The Atlanta Symphony Orchestra staged an one-of-a-kind performance of Verdi's Requiem Thursday which paid homage to victims of the Holocaust and the unique way in which they managed to resist Nazi oppression.

The "Defiant Requiem" tells the story an unique artistic community that somehow flourished in the middle of the Terezin concentration camp.

Starting in 1941, the Germans converted the city of Terezin into a Jewish ghetto and forced labor camp. It eventually became home to tens of thousands of Jewish prisoners -- many of whom were intellectuals, artists and musicians.

Conditions in the camp were harsh and unforgiving. There were too many people and too little food. Overcrowding and deprivation led to disease. But even if they survived, tens of thousands of Jewish prisoners were eventually shipped to the death camps and the gas chambers.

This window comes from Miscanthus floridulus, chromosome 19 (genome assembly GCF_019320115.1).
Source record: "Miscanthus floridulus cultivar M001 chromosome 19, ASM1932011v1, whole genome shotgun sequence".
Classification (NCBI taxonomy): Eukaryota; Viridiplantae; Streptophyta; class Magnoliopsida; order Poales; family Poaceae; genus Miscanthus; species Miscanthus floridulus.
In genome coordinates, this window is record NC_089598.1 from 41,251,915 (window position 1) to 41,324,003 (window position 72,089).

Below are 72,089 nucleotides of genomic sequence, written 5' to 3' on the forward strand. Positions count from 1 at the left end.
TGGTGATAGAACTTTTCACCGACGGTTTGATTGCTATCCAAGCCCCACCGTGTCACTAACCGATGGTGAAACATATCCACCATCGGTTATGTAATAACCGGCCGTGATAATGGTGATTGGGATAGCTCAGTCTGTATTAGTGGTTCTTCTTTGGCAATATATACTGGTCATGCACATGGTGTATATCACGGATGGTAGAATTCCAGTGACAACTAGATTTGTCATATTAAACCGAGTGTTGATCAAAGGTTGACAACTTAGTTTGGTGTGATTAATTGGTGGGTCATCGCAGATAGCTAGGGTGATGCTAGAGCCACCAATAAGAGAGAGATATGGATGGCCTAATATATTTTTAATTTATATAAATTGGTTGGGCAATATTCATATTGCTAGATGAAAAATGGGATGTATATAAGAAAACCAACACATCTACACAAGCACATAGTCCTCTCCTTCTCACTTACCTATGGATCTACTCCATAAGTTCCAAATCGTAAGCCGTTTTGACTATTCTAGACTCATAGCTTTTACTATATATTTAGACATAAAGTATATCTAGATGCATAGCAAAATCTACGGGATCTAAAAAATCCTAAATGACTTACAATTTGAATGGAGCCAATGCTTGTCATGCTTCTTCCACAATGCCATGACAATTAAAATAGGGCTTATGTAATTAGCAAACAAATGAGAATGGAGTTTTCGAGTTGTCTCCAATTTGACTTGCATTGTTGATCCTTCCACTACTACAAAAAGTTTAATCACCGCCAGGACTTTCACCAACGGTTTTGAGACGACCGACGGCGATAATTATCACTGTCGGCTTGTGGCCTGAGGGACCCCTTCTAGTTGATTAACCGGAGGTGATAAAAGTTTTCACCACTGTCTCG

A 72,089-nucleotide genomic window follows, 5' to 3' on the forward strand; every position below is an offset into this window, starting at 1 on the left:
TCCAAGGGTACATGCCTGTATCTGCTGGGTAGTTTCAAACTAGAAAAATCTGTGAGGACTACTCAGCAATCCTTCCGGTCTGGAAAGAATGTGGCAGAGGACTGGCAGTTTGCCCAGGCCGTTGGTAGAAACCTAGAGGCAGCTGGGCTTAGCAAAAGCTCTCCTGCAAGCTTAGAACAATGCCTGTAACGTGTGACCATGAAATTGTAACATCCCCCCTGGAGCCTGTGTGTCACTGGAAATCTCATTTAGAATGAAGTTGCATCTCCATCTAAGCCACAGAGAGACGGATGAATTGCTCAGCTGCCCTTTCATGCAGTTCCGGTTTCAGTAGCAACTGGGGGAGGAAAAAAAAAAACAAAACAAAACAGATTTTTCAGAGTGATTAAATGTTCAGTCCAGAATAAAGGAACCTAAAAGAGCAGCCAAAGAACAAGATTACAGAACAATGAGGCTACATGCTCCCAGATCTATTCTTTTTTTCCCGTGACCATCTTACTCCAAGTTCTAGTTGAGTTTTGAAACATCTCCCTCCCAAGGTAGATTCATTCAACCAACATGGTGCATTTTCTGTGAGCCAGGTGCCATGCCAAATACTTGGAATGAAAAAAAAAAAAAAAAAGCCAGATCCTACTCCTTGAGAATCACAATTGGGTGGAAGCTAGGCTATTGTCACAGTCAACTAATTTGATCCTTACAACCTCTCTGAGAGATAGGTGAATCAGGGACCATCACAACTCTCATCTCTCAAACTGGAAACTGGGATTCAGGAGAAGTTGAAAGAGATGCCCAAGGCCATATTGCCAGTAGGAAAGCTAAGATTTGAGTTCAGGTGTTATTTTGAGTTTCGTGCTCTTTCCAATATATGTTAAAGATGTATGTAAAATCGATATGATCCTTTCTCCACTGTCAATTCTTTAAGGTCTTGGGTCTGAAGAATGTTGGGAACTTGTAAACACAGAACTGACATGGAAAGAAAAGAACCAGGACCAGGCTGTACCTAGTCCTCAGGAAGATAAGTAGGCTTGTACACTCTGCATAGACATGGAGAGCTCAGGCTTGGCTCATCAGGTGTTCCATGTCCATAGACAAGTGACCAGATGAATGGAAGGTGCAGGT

In 1943, Jewish composer Rafael Schachter organized a ragtag group of volunteer musicians and singers to stage a performance of Verdi's Requiem -- the Catholic funeral mass set to music.

ASO Guest Conductor Murray Sidlin says the Requiem's themes of redemption and judgement resonated with the prisoners, allowing them to sing to their German captors things they could not say aloud.

Schachter performed the Requiem a total of 16 times, often being forced to replace musicians and singers who'd been shipped to the death camps.

After his final performance, Schachter too was shipped from the camp and died a short time later.

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